Edited by David Solnit and Rebecca Solnit
"...A fascinating account of what really happened in Seattle." --Naomi Klein
"This book is a great read for any activist." --"The Progressive"
"If you think it's time we shut down the empire at the heart of the WTO with tactics so effectively used to weaken the WTO, pick up a copy of The Battle of the Story of the Battle of Seattle." --David Swanson
From dawn to dusk on November 30, 1999, tens of thousands of people shut down the World Trade Organization meeting, facing cops firing tear gas and rubber bullets, the National Guard, and the suspension of civil liberties. An unexpected history was launched from the streets of Seattle, one in which popular power would matter as much as corporate power, in which economics assumed center stage, and people began envisioning who else they could be and what else their economies and societies might look like.
The Battle of the Story of the Battle of Seattle explores how that history itself has become a battleground and how our perception of it shapes today's movements against corporate capitalism and for a better world. David Solnit recounts activist efforts to intervene in the Hollywood star-studded movie, "Battle in Seattle," and pulls lessons from a decade ago for today. Rebecca Solnit writes of challenging mainstream misrepresentation of the Seattle protests and reflects on official history and popular power. Core organizer Chris Dixon tells the real story of what happened during those five days in the streets of Seattle.
Profusely illustrated, with a reprint of the original 1999 Direct Action Network's Call to Action broadsheet including key articles by Stephanie Guilloud, Chris Borte, and Chris Dixon and a powerful introduction from Anuradha Mittal.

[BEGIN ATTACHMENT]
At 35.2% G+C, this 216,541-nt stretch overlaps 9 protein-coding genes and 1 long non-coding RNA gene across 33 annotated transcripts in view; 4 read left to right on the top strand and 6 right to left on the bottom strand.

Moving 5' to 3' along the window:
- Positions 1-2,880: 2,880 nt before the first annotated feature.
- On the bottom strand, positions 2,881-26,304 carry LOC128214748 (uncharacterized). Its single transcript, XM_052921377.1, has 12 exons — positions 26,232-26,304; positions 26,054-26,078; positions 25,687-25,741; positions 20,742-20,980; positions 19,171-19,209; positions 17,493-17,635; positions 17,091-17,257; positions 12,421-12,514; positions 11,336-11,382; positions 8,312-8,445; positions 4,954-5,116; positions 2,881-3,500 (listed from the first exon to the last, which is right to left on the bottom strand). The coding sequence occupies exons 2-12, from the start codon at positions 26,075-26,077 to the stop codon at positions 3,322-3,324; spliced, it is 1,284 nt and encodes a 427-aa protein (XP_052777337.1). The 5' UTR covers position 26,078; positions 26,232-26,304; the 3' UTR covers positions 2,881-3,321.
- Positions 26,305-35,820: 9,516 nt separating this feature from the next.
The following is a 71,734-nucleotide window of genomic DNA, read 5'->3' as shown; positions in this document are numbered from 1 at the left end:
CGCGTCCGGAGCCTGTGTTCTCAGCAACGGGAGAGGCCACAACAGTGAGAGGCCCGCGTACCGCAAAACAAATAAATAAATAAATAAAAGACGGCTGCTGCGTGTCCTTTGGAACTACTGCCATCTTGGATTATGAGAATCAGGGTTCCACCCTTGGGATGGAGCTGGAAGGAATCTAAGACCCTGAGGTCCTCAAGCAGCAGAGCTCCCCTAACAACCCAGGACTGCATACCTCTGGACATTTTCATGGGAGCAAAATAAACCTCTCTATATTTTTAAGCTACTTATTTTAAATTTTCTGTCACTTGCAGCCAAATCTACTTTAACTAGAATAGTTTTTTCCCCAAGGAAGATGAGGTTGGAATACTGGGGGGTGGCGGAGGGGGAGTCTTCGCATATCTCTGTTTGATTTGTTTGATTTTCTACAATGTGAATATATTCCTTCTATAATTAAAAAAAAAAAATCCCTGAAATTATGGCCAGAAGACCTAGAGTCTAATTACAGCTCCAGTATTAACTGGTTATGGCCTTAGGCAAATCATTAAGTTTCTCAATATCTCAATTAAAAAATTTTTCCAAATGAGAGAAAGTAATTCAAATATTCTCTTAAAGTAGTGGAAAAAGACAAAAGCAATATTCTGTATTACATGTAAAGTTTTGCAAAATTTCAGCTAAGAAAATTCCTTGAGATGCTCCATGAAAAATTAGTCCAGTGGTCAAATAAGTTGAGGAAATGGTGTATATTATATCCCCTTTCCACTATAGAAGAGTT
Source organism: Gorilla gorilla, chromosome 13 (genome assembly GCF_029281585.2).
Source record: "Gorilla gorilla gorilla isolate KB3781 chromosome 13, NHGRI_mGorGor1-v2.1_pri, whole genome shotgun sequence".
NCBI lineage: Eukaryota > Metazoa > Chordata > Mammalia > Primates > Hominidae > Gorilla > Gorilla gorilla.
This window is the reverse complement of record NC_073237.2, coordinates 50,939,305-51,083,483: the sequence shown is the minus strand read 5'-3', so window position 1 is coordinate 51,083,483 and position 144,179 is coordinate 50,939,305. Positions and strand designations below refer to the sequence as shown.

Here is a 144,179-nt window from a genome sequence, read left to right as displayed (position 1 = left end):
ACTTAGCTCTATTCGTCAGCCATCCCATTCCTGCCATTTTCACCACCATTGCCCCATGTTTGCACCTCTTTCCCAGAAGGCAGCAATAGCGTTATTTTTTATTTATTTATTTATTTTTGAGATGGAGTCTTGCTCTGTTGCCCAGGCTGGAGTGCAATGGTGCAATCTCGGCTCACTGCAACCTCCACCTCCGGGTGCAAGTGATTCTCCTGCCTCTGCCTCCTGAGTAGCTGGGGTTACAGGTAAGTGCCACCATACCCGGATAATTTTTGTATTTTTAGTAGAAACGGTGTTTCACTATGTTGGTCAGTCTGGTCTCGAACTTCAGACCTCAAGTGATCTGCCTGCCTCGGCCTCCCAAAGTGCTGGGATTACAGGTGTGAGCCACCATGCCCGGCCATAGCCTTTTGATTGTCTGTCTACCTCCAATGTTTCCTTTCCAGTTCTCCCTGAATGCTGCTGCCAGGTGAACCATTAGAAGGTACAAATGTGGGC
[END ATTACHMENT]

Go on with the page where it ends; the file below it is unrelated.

David Solnit lived and organized in Seattle in 1999 with the Direct Action Network, which the Art and Revolution Collective he was part of co-initiated. He has been a mass direct action organizer since the early '80s, and in the '90s became a puppeteer and arts organizer. He is the editor of Globalize Liberation: How to Uproot the System and Build a Better World and co-author, with Aimee Allison, of Army of None: Strategies to Counter Military Recruitment, End War and Build a Better World. He currently works as a carpenter in Oakland, California and organizes with Courage to Resist, supporting GI resisters, and with the Mobilization for Climate Justice West.
Rebecca Solnit is an activist, historian and writer who lives in San Francisco. Author of Men Explain Things to Me and A Paradise Built in Hell: The Extraordinary Communities that Arise in Disaster, her previous books include Storming the Gates of Paradise; A Field Guide to Getting Lost; Hope in the Dark: Untold Histories, Wild Possibilities; Wanderlust: A History of Walking; As Eve Said to the Serpent: On Landscape, Gender and Art; and River of Shadows: Eadweard Muybridge and the Technological Wild West (for which she received a Guggenheim, the National Book Critics Circle Award in criticism, and the Lannan Literary Award). A contributing editor to "Harper's," she frequently writes for the political site Tomdispatch.com. She has worked on antinuclear, antiwar, environmental, indigenous land rights and human rights campaigns and movements over the years.